Joseph is an ayurveda nutritionist and consultant and has taught in India and the USA for many years. He currently lives in Berlin where he gives workshops about “The Art of Sacred Cooking & Dining”. His next workshop is this weekend, July 19th and 20th. More workshops will follow in september and october. He will also do workshops in Italy, Prague and Vienna this autumn.
Joseph, how did you get interested in Ayurveda?
I started as a Chinese medicine doctor. The notion of holistic health struck me at a very young age. As a teenager I grew up in a very alternative hippie world, in the West 30 years ago. Holistic philosophy was what I felt was connected to the way I saw the world, how to help people. I went in Chinese medicine, because that was the most practical thing in the 1980s. Ayurveda wasn’t really available yet in the West.
In my late twenties my partner was working for one of the first ayurvedic practitioners in the States, in San Francisco. I did a cleanse for my own healing, and about this time in the early 90s some books also have been published really making Ayurveda part of the philosophy of living, by Deepak Chopra and my teacher Dr. Vasant Lad. And that really struck me!
I’ve always been into natural medicine, exploring holistic medicine. Living in California, you are exposed to everything, and natural medicine would be practiced just like regular medicine: somebody comes to you and you do something for or to them as opposed of them being empowered to understanding themselves and to live a life around certain principles. Ayurveda is this kind of missing piece that really connects, this evolutionary step for all these holistic systems starting in the 1960s.
What’s the advantage of Ayurveda?
Unique about Ayurveda is that it looks at one part of our being, the food/body part and then the yoga and the tantra connect us with the spirit and the mind aspects. So all three of them weave together, but ayurveda is the foundation of knowing your true self. We come into this world with a body. We might not be enlightened or conscious, but we got a body, so this is the foundation that everything else is built upon: yoga, increasing the awareness, the tantric realm… Ayurveda is the foundation that everything rests on.
The main wonderful benefit of it is that it teaches people their own individual nature. This is very different from most other systems that once you identify yourself with these ways you can use these universal principles! Once people understand their place within nature and their environment, everything flows, obligations, emotions, relationships, spirituality, everything about their life, Ayurveda gives them a good guideline for their unique nature.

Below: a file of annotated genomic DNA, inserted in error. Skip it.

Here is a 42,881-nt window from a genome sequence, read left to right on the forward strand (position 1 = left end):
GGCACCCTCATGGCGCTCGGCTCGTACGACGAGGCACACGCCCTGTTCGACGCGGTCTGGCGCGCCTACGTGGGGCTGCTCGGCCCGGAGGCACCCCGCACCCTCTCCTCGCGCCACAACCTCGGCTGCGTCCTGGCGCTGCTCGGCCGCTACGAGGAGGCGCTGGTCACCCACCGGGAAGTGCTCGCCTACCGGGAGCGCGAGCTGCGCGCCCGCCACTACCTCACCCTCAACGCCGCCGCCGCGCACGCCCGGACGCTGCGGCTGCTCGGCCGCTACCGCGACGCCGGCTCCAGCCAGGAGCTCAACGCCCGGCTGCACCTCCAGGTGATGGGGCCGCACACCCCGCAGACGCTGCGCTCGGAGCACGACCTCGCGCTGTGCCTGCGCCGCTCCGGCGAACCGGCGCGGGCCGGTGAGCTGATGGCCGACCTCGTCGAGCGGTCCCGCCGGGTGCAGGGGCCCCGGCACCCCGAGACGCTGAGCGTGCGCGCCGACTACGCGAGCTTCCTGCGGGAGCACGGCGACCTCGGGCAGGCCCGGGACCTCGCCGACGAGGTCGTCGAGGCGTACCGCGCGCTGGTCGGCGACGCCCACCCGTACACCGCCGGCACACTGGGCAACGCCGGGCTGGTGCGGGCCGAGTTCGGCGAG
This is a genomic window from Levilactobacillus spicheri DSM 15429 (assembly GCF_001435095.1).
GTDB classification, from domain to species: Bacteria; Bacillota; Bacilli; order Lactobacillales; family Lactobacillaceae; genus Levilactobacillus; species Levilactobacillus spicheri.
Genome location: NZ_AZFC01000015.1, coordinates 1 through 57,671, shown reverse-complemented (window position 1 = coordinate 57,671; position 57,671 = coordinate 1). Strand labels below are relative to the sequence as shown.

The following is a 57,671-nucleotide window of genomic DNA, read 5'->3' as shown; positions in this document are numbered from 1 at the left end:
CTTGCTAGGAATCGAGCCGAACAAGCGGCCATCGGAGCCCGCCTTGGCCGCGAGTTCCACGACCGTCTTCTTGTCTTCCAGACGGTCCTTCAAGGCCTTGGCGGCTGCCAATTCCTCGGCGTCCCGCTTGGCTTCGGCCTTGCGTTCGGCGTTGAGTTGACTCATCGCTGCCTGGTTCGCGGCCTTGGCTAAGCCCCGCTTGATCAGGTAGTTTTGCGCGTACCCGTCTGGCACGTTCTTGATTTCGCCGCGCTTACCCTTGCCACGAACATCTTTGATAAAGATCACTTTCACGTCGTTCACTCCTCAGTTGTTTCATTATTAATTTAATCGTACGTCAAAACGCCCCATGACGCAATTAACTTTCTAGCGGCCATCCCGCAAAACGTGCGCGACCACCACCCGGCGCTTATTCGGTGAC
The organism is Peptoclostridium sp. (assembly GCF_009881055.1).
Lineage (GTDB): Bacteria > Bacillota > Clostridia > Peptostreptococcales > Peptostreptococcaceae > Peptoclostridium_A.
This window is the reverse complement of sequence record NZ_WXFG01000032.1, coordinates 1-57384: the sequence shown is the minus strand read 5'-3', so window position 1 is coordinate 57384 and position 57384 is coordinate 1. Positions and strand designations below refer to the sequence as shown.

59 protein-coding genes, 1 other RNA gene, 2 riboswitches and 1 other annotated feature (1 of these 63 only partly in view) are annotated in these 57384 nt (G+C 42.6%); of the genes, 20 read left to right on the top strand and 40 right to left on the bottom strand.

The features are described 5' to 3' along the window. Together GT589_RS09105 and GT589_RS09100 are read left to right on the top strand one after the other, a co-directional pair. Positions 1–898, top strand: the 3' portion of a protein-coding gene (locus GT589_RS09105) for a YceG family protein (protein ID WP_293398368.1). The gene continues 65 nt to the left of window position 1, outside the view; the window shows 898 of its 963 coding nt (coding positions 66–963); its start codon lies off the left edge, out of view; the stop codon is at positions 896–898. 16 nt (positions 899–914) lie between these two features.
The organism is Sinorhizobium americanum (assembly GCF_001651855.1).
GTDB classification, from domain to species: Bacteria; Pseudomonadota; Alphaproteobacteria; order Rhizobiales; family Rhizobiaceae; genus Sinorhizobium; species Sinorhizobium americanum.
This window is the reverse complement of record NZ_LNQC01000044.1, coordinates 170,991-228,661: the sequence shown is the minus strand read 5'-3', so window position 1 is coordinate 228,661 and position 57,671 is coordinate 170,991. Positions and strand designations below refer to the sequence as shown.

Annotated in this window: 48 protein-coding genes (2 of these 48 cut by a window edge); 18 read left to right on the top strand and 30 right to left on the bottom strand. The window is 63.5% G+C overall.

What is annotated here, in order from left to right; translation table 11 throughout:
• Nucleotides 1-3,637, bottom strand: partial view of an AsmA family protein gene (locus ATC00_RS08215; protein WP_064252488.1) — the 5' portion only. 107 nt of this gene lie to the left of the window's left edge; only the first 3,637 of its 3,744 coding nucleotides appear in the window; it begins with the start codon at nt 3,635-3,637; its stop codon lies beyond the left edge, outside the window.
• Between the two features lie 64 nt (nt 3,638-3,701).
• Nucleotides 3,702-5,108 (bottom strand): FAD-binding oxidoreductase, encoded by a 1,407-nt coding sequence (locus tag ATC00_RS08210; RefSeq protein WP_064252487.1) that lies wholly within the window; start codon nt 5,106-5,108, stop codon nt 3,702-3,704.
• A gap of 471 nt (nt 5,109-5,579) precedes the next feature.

So you just learn about your ayurvedic body type and then everything flows?
Yeah, it’s about waking up your intuition, understanding, re-connecting to these rhythms that we all have been disconnected in modern life, especially living in the cities, we have lost connection to nature and lost connection to naturally feel what they should do: changes we need to make with the seasons, feeling the energies that are different during the different times during the day. People are moving by the clock instead of with natural rhythms. So ayurveda is just about waking this intuition again that is in our bodies, but is disturbed and lies dormant from modern living.
What should city people do with all the possibilities and disadvantages urban live today brings about?
Well, obviously we don’t need to give up modern life with all the exciting, wonderful possibilities to live life, but we want to consider some of these aspects of living and evaluate our lives and prioritize, and see if we want to prioritize harmony, health, balance in us, how does that relate to how we are living.
Where do we need to make changes? Evaluate that lifestyle that you have and then juxtapose that up against what ayurveda says are good rhythms and make changes where you can, where you are having problems. Is it the timings of your eating, the inconsistency of your routines?
And then it’s just about figuring out the proportion of what dosha balancing things it is you have to do to create an equilibrium, and that’s different for everyone. But it can layout the complete flavor, the complete palate of possibilities and then you get to choose where you need more balance. You need to figure out what aspect of your life is deficient. Do I have emotional or mental issues? Do I need to meditate more? Do I need to eat better?
Or all of them, haha!
Yeah, they all weave together, but it’s a bit by bit thing. It’s about waking up your intuition. And the more you pay attention to this in the beginning, the more you evolve, and connect your emotions and your thinking mind to higher states of consciousness.
Then the physical stuff is not ruling you, this vata pitta kapha level starts to lose its identity grip on you as you work on your growth. In the beginning you say, oh, I’m a pitta person, I got to create pitta strategies to keep in balance – after all your body is your vehicle for higher consciousness. It is the foundation. You got the body, you gotta work with it. You honour it. I got that body, I got that set, and then the identity starts to lose grip on you and than you get into higher aspects of self. In yoga you talk about sattva, rajas and tamas, this moving into a more sattvic state of being. These doshas lose grip on you.
In my life, I’ve been identifying mostly with a pitta person, but now as I get older I don’t identify as much as a fire person, this is about transcending the body. Before you transcend anything you better know it. Know yourself on this foundational level, your unique blue print. You got to know this before you can transcend it to reach higher levels of consciousness.
I know from my own personal experience how big the impact of quitting tobacco, meat, coffee and alcohol can be! The quality of your mind changes, the things you can suddenly perceive on a very subtle level…